7 High-Yield Blue-Chip Stocks Suitable for Any Retiree


Blue-Chip Stocks - 7 High-Yield Blue-Chip Stocks Suitable for Any Retiree

Source: Shutterstock

Investors seeking safety, value, and income are running out of choices. The mounting volatility in the stock market is hurting the stock’s safety. Stock markets are assessing January’s 7.5% consumer price index. This is raising volatility and creating the illusion of low safety. Fortunately, stock price gyrations create better prices for investors who buy the dip, especially with blue-chip stocks.

Values improve when a share price falls. Companies with a proven history of positive cash flow will pay dividends. High-yield blue-chip stocks are very attractive, especially in higher interest rate environments. The U.S. Federal Reserve projected its interest rate tightening schedule for 2022. At each hike, investors will feel pressured to chase high-yielding stocks. This approach could prove damaging for a portfolio. Instead, investors should choose companies that have a strong balance sheet, consistent cash flow, and manageable debt. Today, I present seven companies that are suitable for any retiree. The firms range from information technology, pharmaceuticals, and consumer goods.

Here are seven picks for blue-chip stocks that will give any conservative investor a healthy level of diversification:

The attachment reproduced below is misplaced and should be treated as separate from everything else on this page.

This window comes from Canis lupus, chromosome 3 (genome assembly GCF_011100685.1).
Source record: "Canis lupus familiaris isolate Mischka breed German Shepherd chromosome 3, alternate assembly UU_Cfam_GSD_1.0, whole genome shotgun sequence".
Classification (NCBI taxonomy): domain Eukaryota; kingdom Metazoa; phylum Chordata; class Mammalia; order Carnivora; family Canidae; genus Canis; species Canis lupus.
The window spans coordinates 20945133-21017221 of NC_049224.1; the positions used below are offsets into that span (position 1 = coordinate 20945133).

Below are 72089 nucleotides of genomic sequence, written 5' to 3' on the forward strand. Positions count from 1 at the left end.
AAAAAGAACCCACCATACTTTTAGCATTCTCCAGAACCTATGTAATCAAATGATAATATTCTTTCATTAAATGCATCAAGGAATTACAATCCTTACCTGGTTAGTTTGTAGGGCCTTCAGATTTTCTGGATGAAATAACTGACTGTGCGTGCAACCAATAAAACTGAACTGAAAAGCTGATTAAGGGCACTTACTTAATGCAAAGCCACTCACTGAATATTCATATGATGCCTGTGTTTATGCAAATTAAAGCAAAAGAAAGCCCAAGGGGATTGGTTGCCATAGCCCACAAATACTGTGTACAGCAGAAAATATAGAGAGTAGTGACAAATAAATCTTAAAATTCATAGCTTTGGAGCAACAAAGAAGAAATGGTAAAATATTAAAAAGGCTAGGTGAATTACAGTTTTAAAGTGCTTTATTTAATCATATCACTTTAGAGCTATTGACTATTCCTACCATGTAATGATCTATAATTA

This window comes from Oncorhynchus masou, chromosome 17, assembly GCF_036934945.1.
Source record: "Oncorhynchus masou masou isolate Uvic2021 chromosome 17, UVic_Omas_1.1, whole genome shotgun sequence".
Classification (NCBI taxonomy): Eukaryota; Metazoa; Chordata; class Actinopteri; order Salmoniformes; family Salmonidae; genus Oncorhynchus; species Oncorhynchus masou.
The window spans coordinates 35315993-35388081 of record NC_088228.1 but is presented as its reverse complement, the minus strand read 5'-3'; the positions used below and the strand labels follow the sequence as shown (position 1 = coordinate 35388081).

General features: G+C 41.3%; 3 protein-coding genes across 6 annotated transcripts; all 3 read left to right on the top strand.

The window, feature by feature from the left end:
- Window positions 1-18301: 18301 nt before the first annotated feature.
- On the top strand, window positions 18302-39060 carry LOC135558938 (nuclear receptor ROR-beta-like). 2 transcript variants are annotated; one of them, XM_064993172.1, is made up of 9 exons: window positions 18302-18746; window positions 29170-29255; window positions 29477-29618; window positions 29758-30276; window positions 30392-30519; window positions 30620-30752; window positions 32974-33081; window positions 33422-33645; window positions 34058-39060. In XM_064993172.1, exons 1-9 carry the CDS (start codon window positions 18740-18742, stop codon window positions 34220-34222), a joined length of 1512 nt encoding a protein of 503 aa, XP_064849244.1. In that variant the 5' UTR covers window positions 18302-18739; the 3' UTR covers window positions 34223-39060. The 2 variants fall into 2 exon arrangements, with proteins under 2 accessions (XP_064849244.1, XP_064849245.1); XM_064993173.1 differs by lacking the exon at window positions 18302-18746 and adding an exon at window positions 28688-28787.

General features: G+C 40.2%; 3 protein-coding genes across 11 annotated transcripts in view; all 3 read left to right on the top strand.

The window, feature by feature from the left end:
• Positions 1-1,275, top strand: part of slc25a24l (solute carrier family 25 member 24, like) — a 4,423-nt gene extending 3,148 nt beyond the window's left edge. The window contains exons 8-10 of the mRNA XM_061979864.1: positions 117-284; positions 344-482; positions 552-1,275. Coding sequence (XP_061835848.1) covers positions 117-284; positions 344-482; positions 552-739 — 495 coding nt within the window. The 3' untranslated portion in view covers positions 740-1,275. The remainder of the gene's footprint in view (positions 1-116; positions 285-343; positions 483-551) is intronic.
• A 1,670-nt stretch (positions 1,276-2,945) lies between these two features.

• AbbVie (NYSE:ABBV)
  • BP p.l.c. (NYSE:BP)
  • Cigna Corporation (NYSE:CI)
  • PepsiCo (NASDAQ:PEP)
  • Prudential Financial (NYSE:PRU)
  • W.P. Carey (NYSE:WPC)
Stockrover stock score

Quality and value scores

In the table to the right, the selected firms have varying quality scores. For all but PepsiCo, the value score is at least 70/100 or higher, according to Stockrover research.

Unlike technology stock selections, those companies do not trade off low value (and high price) for high-quality. They all have a good balance of the two metrics.

Blue-Chip Stocks: AbbVie (ABBV)
abbvie (ABBV) website and logo on mobile phone
Source: Piotr Swat / Shutterstock.com

In the fourth quarter (Q4) for 2021, AbbVie posted diluted earnings per share (EPS) of $2.26, up by 100% year-over-year (YOY). Net revenue grew by 7.4% to $14.89 billion. The drug firm issued an EPS guidance range of $9.26 to $9.46.